The "American Grit" television reality show held a premiere of its new season on Fort Leonard Wood Thursday and a star of the show was on hand to speak with soldiers.

Former Green Beret Grady Powell, one of the stars of the reality show “American Grit,” visited the soldiers of the Company C 701st Military Police Battalion at Fort Leonard Wood Thursday, June 8.
The soldiers were treated to an advance premiere of the show’s second season at the installation’s USO building, and had the opportunity to speak with Powell about his experiences in the army. With the name of the show being “American Grit,” Powell and the soldiers discussed what those words really mean, and how grit is found at Fort Leonard Wood.
“Grit is whatever it takes to get through your issues, get through the trials and tribulations,” said Powell, who coaches a team of four on the show. They regularly compete in challenges against other teams of four, each led by their own grit-worthy coach.
Each coach boasts their own military background and work alongside celebrity John Cena to develop grit inside their team members who have either “lost their grit or never had it.” When a contestant leaves the competition, they ring a large ship’s bell, reminiscent of the United States Marines tradition of “ringing out” when a trainee leaves the program.
After the screening, the soldiers took part in a Q and A session, and used the opportunity to elicit advice on how to be a leader and develop their own grit for their future teams. Powell said he was impressed by the questions asked by the soldiers.
“People asking questions about leadership, about how to get through to other soldiers, that to me is very important,” he said. “Especially in the military community, being able to not just worry about themselves or a silly question. They’re trying to gain knowledge.”
Powell added that since he lives in St. Louis, Fort Leonard Wood is his “home base as far as states go.”
“Being here in Fort Leonard Wood is great,” he said.
The advice Powell gave came from his experience as a Green Beret, serving in the 10th Special Forces Group at Fort Carson, Colo.  Powell was named Senior Detachment Weapons Sergeant and served tours in Iraq and Africa.
“Every day might seem a little longer than the last,” Powell said. “Getting rough? Don’t quit, ring that bell tomorrow.  In the Army, you’re surrounded by your brothers and sisters, who you’re going to be around your entire life.”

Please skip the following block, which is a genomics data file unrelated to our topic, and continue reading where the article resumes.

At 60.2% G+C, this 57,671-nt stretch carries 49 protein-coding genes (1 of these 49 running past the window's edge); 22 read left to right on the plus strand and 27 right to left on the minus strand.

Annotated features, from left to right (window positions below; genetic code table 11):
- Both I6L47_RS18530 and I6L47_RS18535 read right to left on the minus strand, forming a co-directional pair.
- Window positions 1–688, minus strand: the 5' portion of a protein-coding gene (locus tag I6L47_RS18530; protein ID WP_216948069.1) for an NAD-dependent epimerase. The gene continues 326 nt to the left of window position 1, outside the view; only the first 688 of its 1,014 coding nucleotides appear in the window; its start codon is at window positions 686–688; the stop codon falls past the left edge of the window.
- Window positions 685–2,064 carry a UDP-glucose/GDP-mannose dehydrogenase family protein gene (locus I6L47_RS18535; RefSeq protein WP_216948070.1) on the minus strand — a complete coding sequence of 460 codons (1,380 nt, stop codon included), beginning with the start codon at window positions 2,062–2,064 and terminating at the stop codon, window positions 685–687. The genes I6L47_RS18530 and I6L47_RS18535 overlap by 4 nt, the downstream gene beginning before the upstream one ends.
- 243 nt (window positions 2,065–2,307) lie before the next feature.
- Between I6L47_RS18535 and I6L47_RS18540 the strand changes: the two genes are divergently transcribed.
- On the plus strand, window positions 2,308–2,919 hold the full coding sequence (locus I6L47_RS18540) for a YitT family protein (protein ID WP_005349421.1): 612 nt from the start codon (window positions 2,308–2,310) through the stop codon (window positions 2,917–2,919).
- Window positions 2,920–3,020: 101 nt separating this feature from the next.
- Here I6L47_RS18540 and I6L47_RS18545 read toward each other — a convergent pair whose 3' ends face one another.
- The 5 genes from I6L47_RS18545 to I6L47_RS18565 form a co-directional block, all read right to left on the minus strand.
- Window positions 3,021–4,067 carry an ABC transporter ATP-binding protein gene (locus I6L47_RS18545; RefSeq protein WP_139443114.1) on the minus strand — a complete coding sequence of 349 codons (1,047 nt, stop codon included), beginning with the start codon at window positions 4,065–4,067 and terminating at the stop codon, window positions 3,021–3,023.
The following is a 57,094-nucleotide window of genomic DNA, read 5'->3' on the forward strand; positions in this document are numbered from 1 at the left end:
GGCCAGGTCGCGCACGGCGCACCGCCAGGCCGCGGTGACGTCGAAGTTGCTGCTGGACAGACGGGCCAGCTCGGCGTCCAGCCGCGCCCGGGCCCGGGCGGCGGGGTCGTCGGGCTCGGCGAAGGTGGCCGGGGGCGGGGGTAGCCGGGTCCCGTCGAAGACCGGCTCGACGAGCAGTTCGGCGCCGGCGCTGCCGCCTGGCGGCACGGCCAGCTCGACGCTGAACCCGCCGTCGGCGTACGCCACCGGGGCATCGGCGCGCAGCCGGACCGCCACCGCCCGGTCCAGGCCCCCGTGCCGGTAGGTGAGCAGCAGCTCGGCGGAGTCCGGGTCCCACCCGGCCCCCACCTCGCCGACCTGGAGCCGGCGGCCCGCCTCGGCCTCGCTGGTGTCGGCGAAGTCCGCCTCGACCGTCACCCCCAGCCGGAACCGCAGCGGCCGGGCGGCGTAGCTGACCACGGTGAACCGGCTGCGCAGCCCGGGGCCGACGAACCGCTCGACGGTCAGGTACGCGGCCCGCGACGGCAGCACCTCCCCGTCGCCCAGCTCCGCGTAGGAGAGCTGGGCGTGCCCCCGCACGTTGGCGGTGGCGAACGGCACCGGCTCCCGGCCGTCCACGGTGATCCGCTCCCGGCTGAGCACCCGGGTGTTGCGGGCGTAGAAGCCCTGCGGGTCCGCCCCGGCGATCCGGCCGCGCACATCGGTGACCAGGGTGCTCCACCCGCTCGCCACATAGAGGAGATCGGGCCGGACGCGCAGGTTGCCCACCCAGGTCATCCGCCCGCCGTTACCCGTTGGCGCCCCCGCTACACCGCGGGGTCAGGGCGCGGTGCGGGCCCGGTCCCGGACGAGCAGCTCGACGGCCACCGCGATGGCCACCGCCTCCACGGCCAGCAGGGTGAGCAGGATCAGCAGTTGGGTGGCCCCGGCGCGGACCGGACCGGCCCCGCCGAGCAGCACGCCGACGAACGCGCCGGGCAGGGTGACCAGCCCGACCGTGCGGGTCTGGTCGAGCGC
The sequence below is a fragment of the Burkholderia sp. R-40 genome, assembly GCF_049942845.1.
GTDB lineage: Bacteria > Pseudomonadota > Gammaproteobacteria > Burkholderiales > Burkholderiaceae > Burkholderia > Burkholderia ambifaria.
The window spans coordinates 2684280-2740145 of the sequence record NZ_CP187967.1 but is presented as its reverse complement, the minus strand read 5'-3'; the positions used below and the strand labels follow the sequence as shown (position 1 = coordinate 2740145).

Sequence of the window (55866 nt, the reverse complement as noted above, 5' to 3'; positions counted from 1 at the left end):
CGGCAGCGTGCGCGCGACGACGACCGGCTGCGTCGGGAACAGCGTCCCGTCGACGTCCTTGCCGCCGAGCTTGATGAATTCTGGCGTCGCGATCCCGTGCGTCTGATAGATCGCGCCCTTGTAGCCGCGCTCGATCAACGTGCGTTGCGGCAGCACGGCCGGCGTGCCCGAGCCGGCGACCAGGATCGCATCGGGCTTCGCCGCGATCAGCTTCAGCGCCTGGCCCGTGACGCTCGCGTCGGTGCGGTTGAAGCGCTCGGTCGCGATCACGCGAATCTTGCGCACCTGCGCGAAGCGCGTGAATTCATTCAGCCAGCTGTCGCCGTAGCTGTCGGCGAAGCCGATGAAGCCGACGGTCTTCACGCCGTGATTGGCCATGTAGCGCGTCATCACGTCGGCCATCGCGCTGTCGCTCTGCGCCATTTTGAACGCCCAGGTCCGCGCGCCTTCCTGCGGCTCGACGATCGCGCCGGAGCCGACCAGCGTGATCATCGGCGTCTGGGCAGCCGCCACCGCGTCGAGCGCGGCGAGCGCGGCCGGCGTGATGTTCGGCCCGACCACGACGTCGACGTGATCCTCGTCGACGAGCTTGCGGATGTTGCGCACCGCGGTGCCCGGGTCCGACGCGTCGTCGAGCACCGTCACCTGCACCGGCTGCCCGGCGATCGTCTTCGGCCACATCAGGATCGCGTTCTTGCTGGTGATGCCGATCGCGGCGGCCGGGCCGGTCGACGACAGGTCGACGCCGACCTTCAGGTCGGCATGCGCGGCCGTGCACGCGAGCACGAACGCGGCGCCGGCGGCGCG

Powell advised soldiers to use their military family as a resource to build themselves up and said he used the same philosophy as a coach on the show.
A common theme with the questions asked by the soldiers was how to be a strong leader, and how to grow into one.
“Have confidence in yourself, don’t be cocky, by be proud of yourself for the accomplishments you have,” Powell said. “If you fail, fail forward. Don’t see it as a failure but find a way to turn it into an accomplishment. If you want to be a leader you’re going to fail, don’t deny it but find a way to go succeed in the future.
 “Rely on the people who are above you who have that experience. Rely on each other. But most importantly have confidence and put yourself through it, because you can do anything.”
The soldiers of the Company C 701st Military Police Battalion were able to walk away with advice from a veteran who has been in their position, and the support of someone who sees the grit in everything they do.
“I used to live on this installation before I joined the service myself,” said 2nd Lieutenant Lashunta McQueen. “It’s nice to have somebody come out here and see the soldiers and show their appreciation.
In regards to the grit shown at the fort, McQueen said, “To make the decision to serve our country and give back to our nation, it can be very overwhelming sometimes. So you have to find something within yourself that leads you and shows you that you did this for a reason.”
McQueen said the grit of Fort Leonard Wood is the way “all of these different personalities and cultures come together and decide ‘I’m going to build myself up to serve my country.’”
2nd Lieutenant Aaron Smith added his own remarks about Fort Leonard Wood and they way he and his fellow soldiers find and show their grit.
“With the political situations going on in different countries it can be quite intimidating and it could be quite scary to know we’re going out there,” he said.  “But we have to find it within our inner selves, not only to be able to face the adversity, but we have to encourage our soldiers to face that adversity. We have to find our own grit to, not only overcome our own inner fears, but we have to encourage our soldiers to overcome theirs as well.”
McQueen summed up the night when she added, “One of the Army values is personal courage. I feel like there’s a lot of that here on Fort Leonard Wood. What you do is dig deep and find that personal courage and say this is what I want to do and this is what I signed up for. This is what I’m going to put my all into.”